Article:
By Daham Wimalasena
Today’s politics in Sri Lanka is dominated by MR led SLFP and RW led UNP. The JVP, despite a few dedicated and eloquent leaders, has lost its mass appeal. Other left parties are terminally sick. Tamil speaking parties will follow either the SLFP or UNP depending on who is in power and their stand on the national question. So the choice before Sri Lanka is who is better, MR or RW?
Politically, MR is in a better position to solve outstanding national issues as he has a good relationship with other political parties and leaders, whether they are extremists or moderates. On the other hand RW has no such advantage and in fact he has lost even the confidence of over 50% of his own party.
MR’s good image built on making Sri Lanka a country free of terrorism should be encashed to solve the grievances of the Tamil speaking minority. As people have short memories, these national issues should be settled now rather than later. MR’s present image as a national and patriotic leader should be utilised for the long term good of the country. RW on the other hand has done nothing to change his image of a serial loser who has also lost touch with his own people and his own party.
The main criticism of MR is the alleged human rights violations, restricting the freedom of speech and the high cost of living. Can RW do better in any of these areas? His devious manipulations to stay in power in his own party, after losing several elections is more than adequate proof as to what he would do with presidential powers. For RW, public opinion matters little and constitutions are there to be manipulated to suite his personal objectives. MR on the other hand has acted after many electoral wins and with concurrence of the parliament.
Economically, many are of the view that the country will develop faster and the economy will boom under RW rather than under MR. This is not so today. The open economy and deregulation was introduced by JRJ at a time of economic prosperity worldwide. Grants and aid were welcomed and received with open arms. Most of the funds for the Mahaweli development were outright grants or very soft loans. Is that possible now?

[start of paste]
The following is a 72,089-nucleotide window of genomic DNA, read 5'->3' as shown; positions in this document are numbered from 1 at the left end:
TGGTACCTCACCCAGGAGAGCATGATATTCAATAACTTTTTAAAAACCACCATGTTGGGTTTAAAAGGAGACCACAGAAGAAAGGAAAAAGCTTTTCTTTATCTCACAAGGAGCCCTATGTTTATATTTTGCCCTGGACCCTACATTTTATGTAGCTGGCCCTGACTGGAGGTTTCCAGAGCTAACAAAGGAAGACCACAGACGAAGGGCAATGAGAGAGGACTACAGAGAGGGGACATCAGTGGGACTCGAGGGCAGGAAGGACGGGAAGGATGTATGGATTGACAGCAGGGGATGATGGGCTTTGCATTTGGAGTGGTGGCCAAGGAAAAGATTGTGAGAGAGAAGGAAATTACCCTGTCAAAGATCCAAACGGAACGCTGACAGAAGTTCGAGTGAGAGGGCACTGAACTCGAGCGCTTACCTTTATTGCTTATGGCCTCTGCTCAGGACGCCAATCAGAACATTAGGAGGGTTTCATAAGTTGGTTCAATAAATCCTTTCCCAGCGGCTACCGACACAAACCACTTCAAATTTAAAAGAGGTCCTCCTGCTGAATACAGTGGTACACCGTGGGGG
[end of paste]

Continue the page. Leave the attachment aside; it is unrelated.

Even in 2001, when RW became PM, he had only one policy – sell state owned enterprises irrespective of whether they were profit making or loss making enterprises. At the time of privatisation, SLIC and CPC were making huge profits! That is his solution to balance the government budget. He did not appreciate that SLIC was not a financial burden to the government and that the parts of CPC that were sold were profitable and went a long way to meet the losses incurred on the kerosene and diesel subsidy. In fact sale of profitable state enterprises has been followed by both UNP and SLFP governments, until MR arrived on the scene as President. What is unfortunate is that these state enterprises have not escaped from political interference in day to day management. State enterprises should be owned by government, but managed independently and professionally. This is more likely under MR than RW.
There is also a view that RW has closer and better relations with donor countries and that foreign aid will flow into Sri Lanka. This is no longer valid. Western powers are all struggling to overcome their own financial and economic problems, while Japan is suffering from massive natural disasters. This leaves only China and MR is closer to them than RW.
There is no doubt in my mind therefore, politically and economically, MR is the better option to develop the country according to the wishes of all races and religions that constitute Sri Lanka. We should criticise when it is necessary to do so, but not oppose him for the sake of opposing. On the other hand, if voted to power RW will be a disaster to the country as he has been to the UNP.